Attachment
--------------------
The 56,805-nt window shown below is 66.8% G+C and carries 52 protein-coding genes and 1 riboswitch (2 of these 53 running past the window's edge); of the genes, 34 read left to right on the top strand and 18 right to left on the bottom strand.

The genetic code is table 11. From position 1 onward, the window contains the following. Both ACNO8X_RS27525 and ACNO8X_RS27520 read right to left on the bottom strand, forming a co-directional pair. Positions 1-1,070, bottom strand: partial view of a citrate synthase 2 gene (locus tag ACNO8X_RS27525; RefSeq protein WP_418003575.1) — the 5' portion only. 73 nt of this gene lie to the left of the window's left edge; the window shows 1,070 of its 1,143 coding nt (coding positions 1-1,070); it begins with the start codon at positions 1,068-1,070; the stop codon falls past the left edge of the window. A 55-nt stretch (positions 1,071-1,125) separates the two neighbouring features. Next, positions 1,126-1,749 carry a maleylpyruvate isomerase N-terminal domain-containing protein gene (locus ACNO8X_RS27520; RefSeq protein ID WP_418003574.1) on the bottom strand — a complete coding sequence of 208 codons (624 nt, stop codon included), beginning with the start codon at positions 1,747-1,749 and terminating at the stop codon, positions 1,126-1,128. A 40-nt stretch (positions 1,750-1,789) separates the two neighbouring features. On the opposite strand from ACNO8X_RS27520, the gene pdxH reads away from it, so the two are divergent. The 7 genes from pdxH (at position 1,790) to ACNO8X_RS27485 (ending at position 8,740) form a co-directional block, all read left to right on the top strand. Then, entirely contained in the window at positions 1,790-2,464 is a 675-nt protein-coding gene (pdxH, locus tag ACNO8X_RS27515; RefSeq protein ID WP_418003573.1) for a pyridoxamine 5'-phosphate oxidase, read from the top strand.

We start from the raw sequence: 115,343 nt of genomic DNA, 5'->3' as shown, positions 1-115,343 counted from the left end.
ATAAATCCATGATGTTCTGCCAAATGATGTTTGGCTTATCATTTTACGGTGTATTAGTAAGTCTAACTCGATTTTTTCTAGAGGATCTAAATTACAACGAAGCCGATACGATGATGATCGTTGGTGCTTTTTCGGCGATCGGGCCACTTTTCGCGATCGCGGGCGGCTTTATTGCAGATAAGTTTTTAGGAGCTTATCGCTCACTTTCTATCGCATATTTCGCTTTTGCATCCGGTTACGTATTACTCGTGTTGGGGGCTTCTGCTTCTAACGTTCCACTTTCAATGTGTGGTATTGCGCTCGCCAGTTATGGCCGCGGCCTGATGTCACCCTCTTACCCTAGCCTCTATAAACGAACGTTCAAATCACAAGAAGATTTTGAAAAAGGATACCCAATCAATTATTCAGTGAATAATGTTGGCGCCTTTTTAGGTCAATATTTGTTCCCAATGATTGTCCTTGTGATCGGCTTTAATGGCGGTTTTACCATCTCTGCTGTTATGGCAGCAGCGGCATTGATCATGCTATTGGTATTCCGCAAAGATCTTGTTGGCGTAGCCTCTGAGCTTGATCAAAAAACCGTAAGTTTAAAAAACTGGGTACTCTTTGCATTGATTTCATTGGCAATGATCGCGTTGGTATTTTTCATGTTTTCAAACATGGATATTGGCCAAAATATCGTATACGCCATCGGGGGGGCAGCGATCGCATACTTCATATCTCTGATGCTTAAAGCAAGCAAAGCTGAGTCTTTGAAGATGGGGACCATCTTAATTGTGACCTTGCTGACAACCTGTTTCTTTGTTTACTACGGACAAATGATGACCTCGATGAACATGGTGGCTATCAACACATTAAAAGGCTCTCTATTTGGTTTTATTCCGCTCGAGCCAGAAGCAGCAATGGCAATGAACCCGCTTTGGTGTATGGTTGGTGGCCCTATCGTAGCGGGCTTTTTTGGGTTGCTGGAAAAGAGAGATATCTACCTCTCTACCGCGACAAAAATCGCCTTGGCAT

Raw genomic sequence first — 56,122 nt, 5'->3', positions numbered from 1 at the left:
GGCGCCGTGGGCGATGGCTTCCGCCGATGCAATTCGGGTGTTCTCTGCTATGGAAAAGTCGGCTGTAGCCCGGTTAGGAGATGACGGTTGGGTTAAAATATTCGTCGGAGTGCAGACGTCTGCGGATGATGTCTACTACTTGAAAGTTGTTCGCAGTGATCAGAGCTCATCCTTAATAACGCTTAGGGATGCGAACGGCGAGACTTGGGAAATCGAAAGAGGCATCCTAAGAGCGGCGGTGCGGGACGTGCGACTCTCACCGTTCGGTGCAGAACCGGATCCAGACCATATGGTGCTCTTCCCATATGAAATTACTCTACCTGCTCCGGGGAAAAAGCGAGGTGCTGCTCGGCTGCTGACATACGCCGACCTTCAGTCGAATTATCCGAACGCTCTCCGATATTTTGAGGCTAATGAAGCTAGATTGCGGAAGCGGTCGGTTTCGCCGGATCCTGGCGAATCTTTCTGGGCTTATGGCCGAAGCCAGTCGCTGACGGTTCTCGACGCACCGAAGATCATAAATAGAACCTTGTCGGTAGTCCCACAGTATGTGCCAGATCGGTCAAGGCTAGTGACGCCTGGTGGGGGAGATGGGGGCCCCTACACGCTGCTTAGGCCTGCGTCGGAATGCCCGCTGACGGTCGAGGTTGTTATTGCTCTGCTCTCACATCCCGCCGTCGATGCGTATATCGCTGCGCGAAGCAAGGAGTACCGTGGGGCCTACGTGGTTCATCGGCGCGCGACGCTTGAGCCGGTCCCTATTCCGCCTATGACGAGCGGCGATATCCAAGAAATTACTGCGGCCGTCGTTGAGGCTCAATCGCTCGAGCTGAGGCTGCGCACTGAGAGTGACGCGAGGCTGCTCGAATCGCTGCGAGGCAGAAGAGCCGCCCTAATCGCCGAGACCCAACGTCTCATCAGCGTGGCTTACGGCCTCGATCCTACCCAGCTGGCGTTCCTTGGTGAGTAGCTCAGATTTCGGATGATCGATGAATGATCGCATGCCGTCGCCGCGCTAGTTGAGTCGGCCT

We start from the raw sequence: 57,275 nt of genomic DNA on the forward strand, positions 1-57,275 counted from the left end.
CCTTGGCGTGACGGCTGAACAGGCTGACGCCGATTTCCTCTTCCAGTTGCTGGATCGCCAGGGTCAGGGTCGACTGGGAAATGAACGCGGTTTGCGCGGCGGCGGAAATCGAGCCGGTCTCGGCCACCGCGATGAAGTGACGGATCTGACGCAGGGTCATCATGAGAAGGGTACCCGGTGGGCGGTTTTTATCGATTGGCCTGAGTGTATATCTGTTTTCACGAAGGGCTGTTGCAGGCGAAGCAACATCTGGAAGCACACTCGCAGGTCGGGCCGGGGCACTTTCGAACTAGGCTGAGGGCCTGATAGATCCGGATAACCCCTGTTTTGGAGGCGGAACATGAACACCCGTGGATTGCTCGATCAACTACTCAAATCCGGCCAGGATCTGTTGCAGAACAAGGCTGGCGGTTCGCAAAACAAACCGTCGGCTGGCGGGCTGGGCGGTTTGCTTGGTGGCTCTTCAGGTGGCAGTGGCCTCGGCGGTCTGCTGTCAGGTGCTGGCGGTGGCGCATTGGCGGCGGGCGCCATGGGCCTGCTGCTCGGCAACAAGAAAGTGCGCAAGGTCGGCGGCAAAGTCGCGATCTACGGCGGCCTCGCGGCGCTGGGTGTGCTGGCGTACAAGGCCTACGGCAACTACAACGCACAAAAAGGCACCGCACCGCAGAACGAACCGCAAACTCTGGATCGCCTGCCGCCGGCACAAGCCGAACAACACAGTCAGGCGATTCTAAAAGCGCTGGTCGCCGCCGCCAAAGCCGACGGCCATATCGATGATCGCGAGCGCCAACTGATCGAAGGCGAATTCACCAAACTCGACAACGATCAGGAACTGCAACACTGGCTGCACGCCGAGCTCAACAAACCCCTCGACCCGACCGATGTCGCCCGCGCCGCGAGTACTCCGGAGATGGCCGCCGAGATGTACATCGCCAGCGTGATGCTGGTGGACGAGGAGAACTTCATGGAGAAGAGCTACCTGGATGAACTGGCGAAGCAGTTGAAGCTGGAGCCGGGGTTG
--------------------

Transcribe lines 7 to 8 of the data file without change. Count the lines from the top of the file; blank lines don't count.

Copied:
We start from the raw sequence: 57,275 nt of genomic DNA on the forward strand, positions 1-57,275 counted from the left end.
CCTTGGCGTGACGGCTGAACAGGCTGACGCCGATTTCCTCTTCCAGTTGCTGGATCGCCAGGGTCAGGGTCGACTGGGAAATGAACGCGGTTTGCGCGGCGGCGGAAATCGAGCCGGTCTCGGCCACCGCGATGAAGTGACGGATCTGACGCAGGGTCATCATGAGAAGGGTACCCGGTGGGCGGTTTTTATCGATTGGCCTGAGTGTATATCTGTTTTCACGAAGGGCTGTTGCAGGCGAAGCAACATCTGGAAGCACACTCGCAGGTCGGGCCGGGGCACTTTCGAACTAGGCTGAGGGCCTGATAGATCCGGATAACCCCTGTTTTGGAGGCGGAACATGAACACCCGTGGATTGCTCGATCAACTACTCAAATCCGGCCAGGATCTGTTGCAGAACAAGGCTGGCGGTTCGCAAAACAAACCGTCGGCTGGCGGGCTGGGCGGTTTGCTTGGTGGCTCTTCAGGTGGCAGTGGCCTCGGCGGTCTGCTGTCAGGTGCTGGCGGTGGCGCATTGGCGGCGGGCGCCATGGGCCTGCTGCTCGGCAACAAGAAAGTGCGCAAGGTCGGCGGCAAAGTCGCGATCTACGGCGGCCTCGCGGCGCTGGGTGTGCTGGCGTACAAGGCCTACGGCAACTACAACGCACAAAAAGGCACCGCACCGCAGAACGAACCGCAAACTCTGGATCGCCTGCCGCCGGCACAAGCCGAACAACACAGTCAGGCGATTCTAAAAGCGCTGGTCGCCGCCGCCAAAGCCGACGGCCATATCGATGATCGCGAGCGCCAACTGATCGAAGGCGAATTCACCAAACTCGACAACGATCAGGAACTGCAACACTGGCTGCACGCCGAGCTCAACAAACCCCTCGACCCGACCGATGTCGCCCGCGCCGCGAGTACTCCGGAGATGGCCGCCGAGATGTACATCGCCAGCGTGATGCTGGTGGACGAGGAGAACTTCATGGAGAAGAGCTACCTGGATGAACTGGCGAAGCAGTTGAAGCTGGAGCCGGGGTTG